Nathaniel Adamczyk was born in January 2002. He was a happy, vibrant and healthy young boy who loved animals, trucks, and Elmo. He was bilingual, speaking both English and Spanish. He attended Montessori School, where he fed his young appetite for learning. By the time he was just 18 months old, Nathaniel already knew his alphabet, colors, letters, numbers, and shapes – all in two languages.
In April 2004, when Nathaniel was just 2 years old, he developed a fever one Friday morning. He had minor cold symptoms for a couple weeks prior, but nothing that concerned us. The fever however prompted a visit to his pediatrician, who found that his spleen was enlarged indicating that he may have mono. The doctor told his parents to expect him to be feverish and lethargic all weekend, and to come back for a follow-up on Tuesday. At that time, test results would confirm what exactly he had and an appropriate medication would be prescribed.
All weekend, Nathaniel was exactly as his doctor suspected: feverish and lethargic. He sat around watching movies and napping all day long. As the weekend progressed, he seemed more and more uncomfortable, unable to rest, coughing more, etc. Monday, his pediatrician was updated on his condition, but everything was as expected for mono.
That night, Nathaniel had a fitful sleep. He just could not get any rest. At one point, he was having trouble breathing. His family brought him to the local ER, where a team of doctors descended upon him. They soon came back with the report: mono, pneumococcal pneumonia, collapsed left lung, septic shock. Just 3 days after seeing his pediatrician, the diagnosis was ARDS.
Nathaniel was transferred by ambulance to a local pediatric center and was admitted to the ICU. He was taken to Children’s Hospital of Philadelphia; Nathaniel and his family checked in for a long hospital stay.
The first decision was whether or not to intubate. The doctors preferred not to intubate, but rather to have him rest and heal on his own, with heavy doses of antibiotics. But it is difficult to keep a 2 year old still. He was getting agitated, trying to pull at his IV’s and making himself worse in the process. So after nearly 2 days in the ICU, Nathaniel was intubated. The struggling was over, and he lay peacefully asleep while the doctors tried to hurry his lungs towards healing.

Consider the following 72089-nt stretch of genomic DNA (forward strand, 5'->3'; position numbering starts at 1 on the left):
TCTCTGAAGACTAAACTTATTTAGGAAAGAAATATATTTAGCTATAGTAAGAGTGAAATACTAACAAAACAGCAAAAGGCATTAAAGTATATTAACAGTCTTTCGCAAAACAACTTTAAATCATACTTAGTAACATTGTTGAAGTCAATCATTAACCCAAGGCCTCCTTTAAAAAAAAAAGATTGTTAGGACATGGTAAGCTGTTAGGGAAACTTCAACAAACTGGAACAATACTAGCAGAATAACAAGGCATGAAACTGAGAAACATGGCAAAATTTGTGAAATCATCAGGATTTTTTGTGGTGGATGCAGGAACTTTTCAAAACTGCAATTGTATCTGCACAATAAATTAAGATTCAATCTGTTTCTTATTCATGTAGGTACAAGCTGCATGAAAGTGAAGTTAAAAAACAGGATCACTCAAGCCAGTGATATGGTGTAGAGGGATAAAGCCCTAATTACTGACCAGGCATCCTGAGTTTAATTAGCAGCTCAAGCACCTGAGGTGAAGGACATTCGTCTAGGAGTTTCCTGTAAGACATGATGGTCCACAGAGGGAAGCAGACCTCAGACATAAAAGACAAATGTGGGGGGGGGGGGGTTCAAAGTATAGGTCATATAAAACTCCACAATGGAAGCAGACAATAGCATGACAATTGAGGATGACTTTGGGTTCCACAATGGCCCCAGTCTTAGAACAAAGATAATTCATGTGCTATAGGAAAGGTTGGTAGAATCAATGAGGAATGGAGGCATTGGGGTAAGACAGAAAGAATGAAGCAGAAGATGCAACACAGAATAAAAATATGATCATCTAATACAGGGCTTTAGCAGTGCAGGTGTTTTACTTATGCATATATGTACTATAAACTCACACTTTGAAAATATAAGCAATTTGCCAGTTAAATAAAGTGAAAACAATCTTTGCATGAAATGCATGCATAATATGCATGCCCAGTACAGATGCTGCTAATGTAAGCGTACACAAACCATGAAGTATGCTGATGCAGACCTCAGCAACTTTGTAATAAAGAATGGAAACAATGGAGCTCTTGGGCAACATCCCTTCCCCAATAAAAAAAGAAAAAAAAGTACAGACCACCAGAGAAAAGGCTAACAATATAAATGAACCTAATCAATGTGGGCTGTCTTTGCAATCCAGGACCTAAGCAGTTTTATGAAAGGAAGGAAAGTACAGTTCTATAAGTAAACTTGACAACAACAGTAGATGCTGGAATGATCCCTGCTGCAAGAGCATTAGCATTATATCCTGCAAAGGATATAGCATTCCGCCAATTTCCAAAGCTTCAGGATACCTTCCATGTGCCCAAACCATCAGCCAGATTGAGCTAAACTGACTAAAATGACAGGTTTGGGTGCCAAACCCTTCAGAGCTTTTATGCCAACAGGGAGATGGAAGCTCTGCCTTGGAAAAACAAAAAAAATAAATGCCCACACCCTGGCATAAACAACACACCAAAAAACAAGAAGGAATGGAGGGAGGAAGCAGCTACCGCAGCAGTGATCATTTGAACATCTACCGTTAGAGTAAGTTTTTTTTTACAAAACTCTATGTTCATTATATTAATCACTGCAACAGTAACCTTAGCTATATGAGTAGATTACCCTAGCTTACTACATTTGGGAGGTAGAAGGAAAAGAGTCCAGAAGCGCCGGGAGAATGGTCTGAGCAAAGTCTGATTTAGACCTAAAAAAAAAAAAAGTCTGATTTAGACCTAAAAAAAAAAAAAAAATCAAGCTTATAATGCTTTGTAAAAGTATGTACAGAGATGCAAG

But his lungs were not healing. In fact they were getting worse. The right lung by now had also become completely full of fluid. He was developing pneumothoraxes and required two chest tubes. He was switched from a ventilator to an oscillator, but still he was not getting enough oxygen in his blood. The doctors then mentioned “ECMO.”
Nathaniel was on ECMO for nine “roller coaster” days. Some days were good, all the numbers read as they were supposed to but other days were not so good, and the doctors stayed for hours managing medications, ventilator settings, controlling blood pressure or fluid retention. On the 9th day, finally came a ray of hope. Nathaniel’s X-ray showed a small patch of air in his bronchial tubes where previously there had been fluid. This was the first sign that he was on his way to recovery but they just had to wait it out.
Then came another down swing in numbers. Doctors filled his room to manage what they thought was a fluid issue. But a nurse checked his pupils and found them dilated, a sign of bleeding in the brain. Nathaniel’s family had been told of this risk, since anticoagulants are used extensively with ECMO to prevent clotting in the machinery. But here it was, the worst case scenario.
A few hours later, a cat scan of the brain showed an enormous hemorrhage in the front left 25% of his brain. We had to decide what to do. The choice was painful but clear. This was no longer our Nathaniel. They would have to let him go. Nathaniel died May 10, 2004 at the age of 2 years 3 months and 11 days.
Nathaniel is survived by his mother, Iris Melendez, his father, Hank Adamczyk, and his baby brother, Dylan Adamczyk.
Nathaniel Adamczyk A Beautiful Life cut Too Short. His mother, Irist